Everton in 1916 – Pete Jones

1916 was dominated by the battle of the Somme which marked the point in WW1 when British and Commonwealth troops started to shoulder a major part of the fighting on the Western Front. The Somme also saw the deaths of five men who had played for three football clubs called Everton. The first day, 1st July 1916 was a disaster, with nearly 20,000 killed and 40,000 wounded. Among them was 2nd Lt. Malcolm Fraser of the Cameronians who was killed in the afternoon leading a patrol into no man’s land near Ovillers. His commanding officer wrote that his sacrifice meant a planned attack was called off probably saving hundreds of lives. Malcolm Fraser was born in New York State to a Scottish father and an American mother; he was a founder member of the Everton club in Valparaiso in Chile and was at university in Edinburgh when war broke out. He has no known grave and is remembered on the Thiepval...
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With Everton at Great Lever by Tony Onslow

There has long been some confusion concerning the outcome of the first competitive game, played by Everton, that was won, eventually, by their opponents Great Lever. Early local historians state that Everton drew the tie, 1-1, and then were decisively beaten, in the replay, by 8 goals to 1, on Stanley Park. However, the record books of the Lancashire FA, held in Leyland, prove that Great Lever did indeed venture in to next round of the competition but the re-play, which was rather acrimonious, took place in their home town of Bolton.   The parishioners of St Bartholomew’s church had formed a football club in 1877 before making their headquarters, one year later, at a local tavern that was called the Old Robin Hood. Here they changed their name to Great Lever and set about constructing a simple enclosure that was adjacent to a notorious local land mark called Wellington Yard, which by its description, appeared to be a Tannery. The club...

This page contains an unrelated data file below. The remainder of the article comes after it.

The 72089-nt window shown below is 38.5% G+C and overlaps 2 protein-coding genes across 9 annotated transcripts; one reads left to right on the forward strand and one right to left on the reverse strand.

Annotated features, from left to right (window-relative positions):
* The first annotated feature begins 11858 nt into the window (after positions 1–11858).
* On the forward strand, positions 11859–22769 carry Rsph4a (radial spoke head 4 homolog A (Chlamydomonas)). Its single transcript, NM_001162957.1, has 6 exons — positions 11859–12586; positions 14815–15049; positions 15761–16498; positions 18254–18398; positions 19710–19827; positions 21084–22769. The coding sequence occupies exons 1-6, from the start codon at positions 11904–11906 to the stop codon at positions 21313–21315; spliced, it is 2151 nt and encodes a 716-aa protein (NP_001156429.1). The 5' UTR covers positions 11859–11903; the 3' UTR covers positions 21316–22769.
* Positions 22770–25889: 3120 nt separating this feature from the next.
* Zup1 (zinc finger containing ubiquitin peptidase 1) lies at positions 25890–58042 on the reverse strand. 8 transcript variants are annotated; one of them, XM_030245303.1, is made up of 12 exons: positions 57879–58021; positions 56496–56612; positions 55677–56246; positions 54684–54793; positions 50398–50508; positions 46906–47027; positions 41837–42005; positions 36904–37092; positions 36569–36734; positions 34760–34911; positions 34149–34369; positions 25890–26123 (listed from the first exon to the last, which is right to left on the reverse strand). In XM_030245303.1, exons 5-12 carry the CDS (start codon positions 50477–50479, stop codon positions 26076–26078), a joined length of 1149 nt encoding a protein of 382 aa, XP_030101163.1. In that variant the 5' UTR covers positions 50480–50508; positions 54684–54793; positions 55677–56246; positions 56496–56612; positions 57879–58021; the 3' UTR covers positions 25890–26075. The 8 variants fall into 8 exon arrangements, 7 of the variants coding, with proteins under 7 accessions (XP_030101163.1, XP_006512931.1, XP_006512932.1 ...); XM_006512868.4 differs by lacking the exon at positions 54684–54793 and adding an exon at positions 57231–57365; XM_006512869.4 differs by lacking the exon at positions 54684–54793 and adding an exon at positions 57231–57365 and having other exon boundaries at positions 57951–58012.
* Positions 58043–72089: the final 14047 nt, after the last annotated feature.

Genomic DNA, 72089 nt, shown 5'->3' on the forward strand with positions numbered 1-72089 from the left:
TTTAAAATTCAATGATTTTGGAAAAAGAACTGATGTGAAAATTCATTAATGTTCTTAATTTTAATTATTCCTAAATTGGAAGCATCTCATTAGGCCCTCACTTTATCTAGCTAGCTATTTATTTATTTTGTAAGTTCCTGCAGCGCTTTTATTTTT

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George Harrison

A MOVING tribute was paid to 'one of our own' as representatives of some of Britain's biggest football clubs descended on South Derbyshire. George Harrison was a Church Gresley teenager with a dream of making it to the top when he started playing football for his local team, Gresley Rovers, back in 1910. It was the beginning of stunning career that later saw him win a top flight title with Everton and two caps for England. Amidst it all he was called to fight for his country on the front line during the First World War. THE Everton FC Heritage Society has paid for the new headstone for footballer George Harrison, who went to play for England Everton. Pictured from left are society chairman Paul Wharton, ex-player Ian Snodin, Reverend Henry Corbett, and society vice-chariman Peter Lupson. VIOLINIST  Daniel Axworthy plays while , Paul Wharton, Peter Lupson, Rev Henry Corbett and Ian Snodin look on. CHARLIE Smith placed flowers on the grave. ,also to the right Kieran...
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Everton and KitAid